“Thank you for being their teacher.”

Recently, I had the opportunity to lead my first Parent Teacher Conferences. Most teachers dread these, or at the very least, they’re definitely not excited. I guess I’m not most teachers. For days leading up to them, I couldn’t help my excitement. I think that parent-teacher interaction is so important and I was excited to be able to tell parents what I had been seeing in their children.

Much of my conference time was spent with my not icings of students. I told parents how their students were doing both academically and socially in my classroom. I made sure to not start each session with the student’s grade. To me, grades really aren’t that important. And, they aren’t the best indication of students’ learning. So, I began with each student’s positive contributions to class. And I had a lot of them. Throughout this process I found out just how lucky I am to have every one of my students. They each contribute something so unique to class and it was easy to tell their parents what positives they brought each day. These qualities ranged from the fact that students were vocal in class with their ideas about mathematics, they worked well in collaborative groups, they brought a positive energy and interest each day, etc.

One of the most amazing things about PT Conferences, though, was hearing from the parents about my students. Some parents shared their concerns about their student with me. Since I teach all honors mathematics courses, it was typical to hear that students were striving for an A that they didn’t quite have yet. But, what I found to be the most amazing thing was hearing parents say that this was their student’s first honors class, that they never expected this track, and how proud they were. It was inspiring hearing parents talk about how happy they were at their child’s success. A lot of the parents thanked me for what I had been doing in class, which was so rewarding.

My entire life I have wanted to be a teacher and it’s the most amazing thing to hear the words “thank you for being our son/daughter’s teacher.” My goal in this field is to help students be successful, no matter how they define success. For some of my students, success is that A. For others, it’s learning what they need to know to be prepared for their future careers. For others, it’s to just do their best, no matter what grade that brings. I want to help all of them get there. PT Conferences really hit me hard. They made me realize how important what I’m doing is. I’m affecting these students, their parents, and their lives. I don’t take that lightly. I also realized how special each student is. Everyone says that, but I never really knew what it meant until I got the opportunity to discuss each of my students. They are all such inspiring individuals and I’m proud that I get to be a part of their lives, even if it is only for a semester.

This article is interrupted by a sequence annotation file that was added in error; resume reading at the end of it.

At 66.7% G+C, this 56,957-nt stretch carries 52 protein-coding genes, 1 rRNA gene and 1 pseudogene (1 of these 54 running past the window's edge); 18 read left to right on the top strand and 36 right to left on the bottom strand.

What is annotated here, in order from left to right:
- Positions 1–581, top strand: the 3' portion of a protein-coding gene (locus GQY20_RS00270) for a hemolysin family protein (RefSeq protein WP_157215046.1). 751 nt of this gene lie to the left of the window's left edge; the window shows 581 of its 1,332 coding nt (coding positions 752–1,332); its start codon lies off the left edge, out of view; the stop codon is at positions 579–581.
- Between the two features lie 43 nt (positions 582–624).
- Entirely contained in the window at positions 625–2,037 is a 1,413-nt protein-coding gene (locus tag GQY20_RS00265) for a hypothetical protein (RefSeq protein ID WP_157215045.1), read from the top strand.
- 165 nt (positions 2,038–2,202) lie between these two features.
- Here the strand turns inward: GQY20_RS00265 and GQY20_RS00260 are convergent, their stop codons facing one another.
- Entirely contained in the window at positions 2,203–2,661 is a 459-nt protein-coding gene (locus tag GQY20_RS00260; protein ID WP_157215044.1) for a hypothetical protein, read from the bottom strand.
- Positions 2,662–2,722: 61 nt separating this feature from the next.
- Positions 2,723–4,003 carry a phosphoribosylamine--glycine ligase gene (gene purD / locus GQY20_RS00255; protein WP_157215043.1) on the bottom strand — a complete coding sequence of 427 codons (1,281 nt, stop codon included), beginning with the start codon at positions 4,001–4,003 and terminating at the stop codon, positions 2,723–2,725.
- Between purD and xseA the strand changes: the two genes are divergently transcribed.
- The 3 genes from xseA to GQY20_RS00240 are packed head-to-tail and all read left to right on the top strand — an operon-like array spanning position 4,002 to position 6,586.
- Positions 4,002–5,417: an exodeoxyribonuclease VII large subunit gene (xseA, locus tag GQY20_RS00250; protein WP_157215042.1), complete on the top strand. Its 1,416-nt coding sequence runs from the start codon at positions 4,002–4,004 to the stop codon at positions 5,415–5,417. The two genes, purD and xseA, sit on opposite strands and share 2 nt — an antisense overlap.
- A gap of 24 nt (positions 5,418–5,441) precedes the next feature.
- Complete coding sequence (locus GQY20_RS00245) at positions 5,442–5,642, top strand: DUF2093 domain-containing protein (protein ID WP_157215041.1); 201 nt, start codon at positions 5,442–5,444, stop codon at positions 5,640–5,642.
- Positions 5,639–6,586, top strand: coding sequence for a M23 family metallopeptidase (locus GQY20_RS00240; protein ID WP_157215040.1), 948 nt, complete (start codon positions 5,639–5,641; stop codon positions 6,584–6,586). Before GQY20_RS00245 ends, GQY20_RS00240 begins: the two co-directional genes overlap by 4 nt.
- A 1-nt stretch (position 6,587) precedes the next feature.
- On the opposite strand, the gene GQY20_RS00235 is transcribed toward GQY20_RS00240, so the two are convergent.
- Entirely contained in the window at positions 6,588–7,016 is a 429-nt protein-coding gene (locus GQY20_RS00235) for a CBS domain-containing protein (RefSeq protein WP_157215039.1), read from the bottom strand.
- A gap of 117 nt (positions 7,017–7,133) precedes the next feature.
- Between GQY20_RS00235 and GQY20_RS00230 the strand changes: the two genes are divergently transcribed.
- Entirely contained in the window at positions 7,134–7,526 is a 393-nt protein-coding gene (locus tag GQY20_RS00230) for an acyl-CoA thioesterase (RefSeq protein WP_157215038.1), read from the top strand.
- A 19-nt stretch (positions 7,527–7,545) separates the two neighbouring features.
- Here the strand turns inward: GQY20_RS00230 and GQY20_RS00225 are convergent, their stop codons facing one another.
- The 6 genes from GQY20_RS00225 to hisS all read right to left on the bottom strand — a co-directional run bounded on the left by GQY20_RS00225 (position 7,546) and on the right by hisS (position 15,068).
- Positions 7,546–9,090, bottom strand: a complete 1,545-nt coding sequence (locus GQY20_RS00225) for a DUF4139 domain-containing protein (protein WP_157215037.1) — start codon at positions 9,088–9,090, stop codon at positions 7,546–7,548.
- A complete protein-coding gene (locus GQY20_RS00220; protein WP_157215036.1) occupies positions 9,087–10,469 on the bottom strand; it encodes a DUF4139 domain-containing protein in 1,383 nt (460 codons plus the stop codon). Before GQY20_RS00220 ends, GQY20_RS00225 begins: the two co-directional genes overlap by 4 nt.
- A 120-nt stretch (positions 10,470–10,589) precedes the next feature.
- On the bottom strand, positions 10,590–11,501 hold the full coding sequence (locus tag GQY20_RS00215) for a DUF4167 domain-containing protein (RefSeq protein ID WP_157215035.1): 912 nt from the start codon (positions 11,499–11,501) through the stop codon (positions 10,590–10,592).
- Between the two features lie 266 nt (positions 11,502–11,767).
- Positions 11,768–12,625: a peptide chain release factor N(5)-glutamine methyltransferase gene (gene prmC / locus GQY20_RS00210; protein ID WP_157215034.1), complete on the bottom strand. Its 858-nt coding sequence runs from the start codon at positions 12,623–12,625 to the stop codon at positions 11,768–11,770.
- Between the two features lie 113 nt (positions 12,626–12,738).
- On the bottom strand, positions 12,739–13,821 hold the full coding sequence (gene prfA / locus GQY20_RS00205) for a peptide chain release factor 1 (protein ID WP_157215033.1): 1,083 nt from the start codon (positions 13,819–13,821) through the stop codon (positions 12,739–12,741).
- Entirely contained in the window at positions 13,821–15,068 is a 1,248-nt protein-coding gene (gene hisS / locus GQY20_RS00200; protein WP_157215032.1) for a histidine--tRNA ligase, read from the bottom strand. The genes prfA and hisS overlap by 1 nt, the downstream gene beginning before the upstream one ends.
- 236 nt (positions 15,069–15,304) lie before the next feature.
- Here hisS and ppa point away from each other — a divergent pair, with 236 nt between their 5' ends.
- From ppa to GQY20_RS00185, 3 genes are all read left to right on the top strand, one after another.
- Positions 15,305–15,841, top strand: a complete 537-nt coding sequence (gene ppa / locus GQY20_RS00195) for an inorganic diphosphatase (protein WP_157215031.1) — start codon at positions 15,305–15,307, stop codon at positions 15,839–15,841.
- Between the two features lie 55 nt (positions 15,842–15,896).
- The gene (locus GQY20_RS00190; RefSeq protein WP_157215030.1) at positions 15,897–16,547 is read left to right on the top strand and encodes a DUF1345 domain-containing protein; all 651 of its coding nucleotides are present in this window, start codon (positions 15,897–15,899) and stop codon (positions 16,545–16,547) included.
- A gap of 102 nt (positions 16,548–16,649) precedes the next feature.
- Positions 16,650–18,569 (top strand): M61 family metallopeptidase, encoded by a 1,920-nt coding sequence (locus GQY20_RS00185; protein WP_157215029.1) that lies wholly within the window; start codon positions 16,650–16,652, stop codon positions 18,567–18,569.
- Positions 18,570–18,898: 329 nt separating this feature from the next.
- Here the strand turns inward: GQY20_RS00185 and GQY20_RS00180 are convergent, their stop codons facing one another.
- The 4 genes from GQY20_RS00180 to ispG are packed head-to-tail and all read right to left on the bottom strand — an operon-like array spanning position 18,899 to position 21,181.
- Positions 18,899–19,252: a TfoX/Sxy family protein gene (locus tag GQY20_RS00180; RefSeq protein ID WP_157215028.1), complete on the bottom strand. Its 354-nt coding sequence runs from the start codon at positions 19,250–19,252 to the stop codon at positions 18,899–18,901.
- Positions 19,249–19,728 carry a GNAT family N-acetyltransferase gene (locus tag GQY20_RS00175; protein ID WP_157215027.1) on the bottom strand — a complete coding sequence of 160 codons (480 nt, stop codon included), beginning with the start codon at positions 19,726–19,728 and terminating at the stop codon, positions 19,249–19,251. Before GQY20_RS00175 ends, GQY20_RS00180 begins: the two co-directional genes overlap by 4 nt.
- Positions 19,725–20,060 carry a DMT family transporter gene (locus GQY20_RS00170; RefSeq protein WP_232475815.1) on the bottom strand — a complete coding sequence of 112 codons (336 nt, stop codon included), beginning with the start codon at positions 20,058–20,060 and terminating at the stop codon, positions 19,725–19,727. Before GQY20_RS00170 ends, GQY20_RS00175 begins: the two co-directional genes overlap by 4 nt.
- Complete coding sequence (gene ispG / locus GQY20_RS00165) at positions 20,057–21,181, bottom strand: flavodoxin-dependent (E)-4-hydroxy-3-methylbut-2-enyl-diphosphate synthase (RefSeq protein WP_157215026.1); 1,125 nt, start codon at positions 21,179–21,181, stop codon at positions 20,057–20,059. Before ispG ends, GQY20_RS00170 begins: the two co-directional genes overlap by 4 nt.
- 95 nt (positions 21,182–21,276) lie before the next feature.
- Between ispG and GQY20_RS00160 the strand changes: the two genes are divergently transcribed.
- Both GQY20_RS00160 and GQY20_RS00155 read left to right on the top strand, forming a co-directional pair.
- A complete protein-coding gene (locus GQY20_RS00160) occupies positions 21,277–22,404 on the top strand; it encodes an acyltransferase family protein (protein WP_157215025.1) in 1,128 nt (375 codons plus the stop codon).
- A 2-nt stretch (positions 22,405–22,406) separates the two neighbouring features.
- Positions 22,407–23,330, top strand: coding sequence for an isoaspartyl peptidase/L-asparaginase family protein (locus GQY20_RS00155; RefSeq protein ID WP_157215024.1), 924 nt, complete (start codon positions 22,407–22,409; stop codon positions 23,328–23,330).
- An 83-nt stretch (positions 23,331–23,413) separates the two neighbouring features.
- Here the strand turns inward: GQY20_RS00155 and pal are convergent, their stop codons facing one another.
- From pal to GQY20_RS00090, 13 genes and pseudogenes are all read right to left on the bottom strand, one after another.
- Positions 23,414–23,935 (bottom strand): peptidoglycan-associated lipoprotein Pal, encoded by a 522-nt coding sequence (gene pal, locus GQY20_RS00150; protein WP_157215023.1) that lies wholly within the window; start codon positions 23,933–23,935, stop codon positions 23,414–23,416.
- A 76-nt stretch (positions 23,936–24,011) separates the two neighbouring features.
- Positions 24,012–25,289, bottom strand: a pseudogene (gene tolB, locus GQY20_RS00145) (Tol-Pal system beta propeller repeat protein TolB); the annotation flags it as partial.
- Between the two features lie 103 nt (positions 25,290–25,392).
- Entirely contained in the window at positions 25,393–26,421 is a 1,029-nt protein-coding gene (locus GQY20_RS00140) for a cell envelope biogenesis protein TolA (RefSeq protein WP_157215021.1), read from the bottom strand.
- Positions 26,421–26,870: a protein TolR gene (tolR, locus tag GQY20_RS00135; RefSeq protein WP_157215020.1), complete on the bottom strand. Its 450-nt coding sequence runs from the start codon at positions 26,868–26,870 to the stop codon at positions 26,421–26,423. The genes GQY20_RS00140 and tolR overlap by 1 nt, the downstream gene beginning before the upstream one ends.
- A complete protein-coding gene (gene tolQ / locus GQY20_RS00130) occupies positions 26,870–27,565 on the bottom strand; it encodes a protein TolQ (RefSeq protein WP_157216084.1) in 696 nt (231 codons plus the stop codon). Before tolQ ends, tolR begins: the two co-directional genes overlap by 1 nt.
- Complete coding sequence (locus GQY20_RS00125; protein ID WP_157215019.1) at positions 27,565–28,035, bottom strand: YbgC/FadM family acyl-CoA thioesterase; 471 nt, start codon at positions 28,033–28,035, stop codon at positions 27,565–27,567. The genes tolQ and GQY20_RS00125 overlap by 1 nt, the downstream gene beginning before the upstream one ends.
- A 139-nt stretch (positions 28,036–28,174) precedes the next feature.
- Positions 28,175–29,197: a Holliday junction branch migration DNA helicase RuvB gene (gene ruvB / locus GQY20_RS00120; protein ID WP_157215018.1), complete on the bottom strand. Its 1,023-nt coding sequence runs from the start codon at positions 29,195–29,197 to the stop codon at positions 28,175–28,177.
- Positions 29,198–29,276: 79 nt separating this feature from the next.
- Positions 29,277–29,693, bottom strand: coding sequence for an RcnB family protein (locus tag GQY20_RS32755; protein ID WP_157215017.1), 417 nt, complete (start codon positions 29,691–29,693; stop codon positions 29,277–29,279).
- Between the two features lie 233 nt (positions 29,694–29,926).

Road Trip Across the USA

Last week, my students worked on mastering the distance and midpoint formulas using a really amazing lesson, linked here:


My goal in this lesson was for students to practice using the distance and midpoint formulas while staying engaged, working in collaborative groups, and applying math to real-life scenarios. Students worked in groups of four to plan a trip across the United States. They were given a map with a coordinate plane and were required to travel through ten states over a 5 day period. Students were to find the distance traveled each day using the formula. Then, they had to stop each day exactly halfway between their start and endpoints for gas. They were to find this pit stop point using the midpoint formula.

Students in both of my classes were incredibly engaged throughout the lesson. They were discussing mathematics and were actually excited to do the project. Students were on task, focused, explaining mathematics to each other, working together to solve problems, and getting a lot of practice with the concepts. My favorite lessons involve controlled chaos and this one had a lot of it. As it became one of my favorite lessons to date, I wanted to know what my kids thought. Were they as excited about this lesson as I was? Here’s a sample of their feedback: